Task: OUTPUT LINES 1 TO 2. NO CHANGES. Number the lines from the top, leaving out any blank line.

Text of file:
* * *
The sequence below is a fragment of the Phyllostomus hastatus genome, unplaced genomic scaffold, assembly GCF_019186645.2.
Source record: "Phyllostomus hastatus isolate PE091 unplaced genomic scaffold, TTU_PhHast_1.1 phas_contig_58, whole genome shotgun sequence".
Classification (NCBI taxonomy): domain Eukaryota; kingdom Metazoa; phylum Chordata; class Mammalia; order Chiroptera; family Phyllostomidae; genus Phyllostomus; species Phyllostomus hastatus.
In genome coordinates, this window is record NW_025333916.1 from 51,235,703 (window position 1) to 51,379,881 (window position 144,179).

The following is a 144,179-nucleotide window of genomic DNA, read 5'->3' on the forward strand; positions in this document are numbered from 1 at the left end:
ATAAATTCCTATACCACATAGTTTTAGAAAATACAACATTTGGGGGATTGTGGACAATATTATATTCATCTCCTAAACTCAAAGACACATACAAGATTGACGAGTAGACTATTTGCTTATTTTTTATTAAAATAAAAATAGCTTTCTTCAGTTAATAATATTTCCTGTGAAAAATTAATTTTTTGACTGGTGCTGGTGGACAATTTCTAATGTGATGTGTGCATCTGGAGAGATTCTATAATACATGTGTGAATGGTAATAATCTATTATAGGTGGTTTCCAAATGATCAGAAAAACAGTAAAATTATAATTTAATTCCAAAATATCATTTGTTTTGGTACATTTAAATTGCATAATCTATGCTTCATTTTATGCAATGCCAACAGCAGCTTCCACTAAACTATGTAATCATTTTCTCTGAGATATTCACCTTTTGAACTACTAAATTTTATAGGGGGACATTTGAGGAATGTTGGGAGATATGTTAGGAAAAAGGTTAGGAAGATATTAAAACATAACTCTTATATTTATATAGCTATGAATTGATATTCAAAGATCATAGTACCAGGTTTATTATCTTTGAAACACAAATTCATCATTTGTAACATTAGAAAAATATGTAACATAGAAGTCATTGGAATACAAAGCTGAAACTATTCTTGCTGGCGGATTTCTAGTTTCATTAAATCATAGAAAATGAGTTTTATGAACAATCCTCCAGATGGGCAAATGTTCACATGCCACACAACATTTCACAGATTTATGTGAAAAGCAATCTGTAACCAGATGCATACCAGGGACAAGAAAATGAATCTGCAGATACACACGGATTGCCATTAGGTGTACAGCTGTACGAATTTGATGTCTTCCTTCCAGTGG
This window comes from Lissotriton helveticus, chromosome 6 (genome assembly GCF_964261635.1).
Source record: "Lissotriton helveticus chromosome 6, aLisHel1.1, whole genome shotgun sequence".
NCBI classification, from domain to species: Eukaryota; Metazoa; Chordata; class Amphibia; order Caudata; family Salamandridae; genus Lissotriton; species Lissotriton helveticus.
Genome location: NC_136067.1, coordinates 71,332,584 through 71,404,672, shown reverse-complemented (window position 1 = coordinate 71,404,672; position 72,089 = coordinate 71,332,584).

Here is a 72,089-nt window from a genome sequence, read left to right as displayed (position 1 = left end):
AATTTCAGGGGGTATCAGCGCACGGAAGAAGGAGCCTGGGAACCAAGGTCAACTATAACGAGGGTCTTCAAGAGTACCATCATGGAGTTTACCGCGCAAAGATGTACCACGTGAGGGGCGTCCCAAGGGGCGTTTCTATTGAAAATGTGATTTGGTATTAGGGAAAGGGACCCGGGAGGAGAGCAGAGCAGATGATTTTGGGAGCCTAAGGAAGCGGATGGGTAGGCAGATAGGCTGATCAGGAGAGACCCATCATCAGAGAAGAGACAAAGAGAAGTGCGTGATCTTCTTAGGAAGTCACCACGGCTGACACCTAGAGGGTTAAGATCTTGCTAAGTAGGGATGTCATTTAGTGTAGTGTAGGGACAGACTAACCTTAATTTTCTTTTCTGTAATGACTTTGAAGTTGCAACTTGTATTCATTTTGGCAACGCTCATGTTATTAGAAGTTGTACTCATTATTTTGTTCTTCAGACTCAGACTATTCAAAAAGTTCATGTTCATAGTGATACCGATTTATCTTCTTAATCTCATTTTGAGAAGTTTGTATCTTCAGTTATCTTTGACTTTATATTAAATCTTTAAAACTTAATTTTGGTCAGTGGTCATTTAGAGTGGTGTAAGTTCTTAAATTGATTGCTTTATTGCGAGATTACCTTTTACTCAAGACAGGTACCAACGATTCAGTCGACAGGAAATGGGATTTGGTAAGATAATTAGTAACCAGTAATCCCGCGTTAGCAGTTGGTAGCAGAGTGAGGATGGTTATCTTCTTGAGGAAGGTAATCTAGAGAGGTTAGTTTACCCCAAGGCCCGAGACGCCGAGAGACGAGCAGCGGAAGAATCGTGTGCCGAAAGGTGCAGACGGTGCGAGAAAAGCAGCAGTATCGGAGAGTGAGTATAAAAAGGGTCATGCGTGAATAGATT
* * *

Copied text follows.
The sequence below is a fragment of the Phyllostomus hastatus genome, unplaced genomic scaffold, assembly GCF_019186645.2.
Source record: "Phyllostomus hastatus isolate PE091 unplaced genomic scaffold, TTU_PhHast_1.1 phas_contig_58, whole genome shotgun sequence".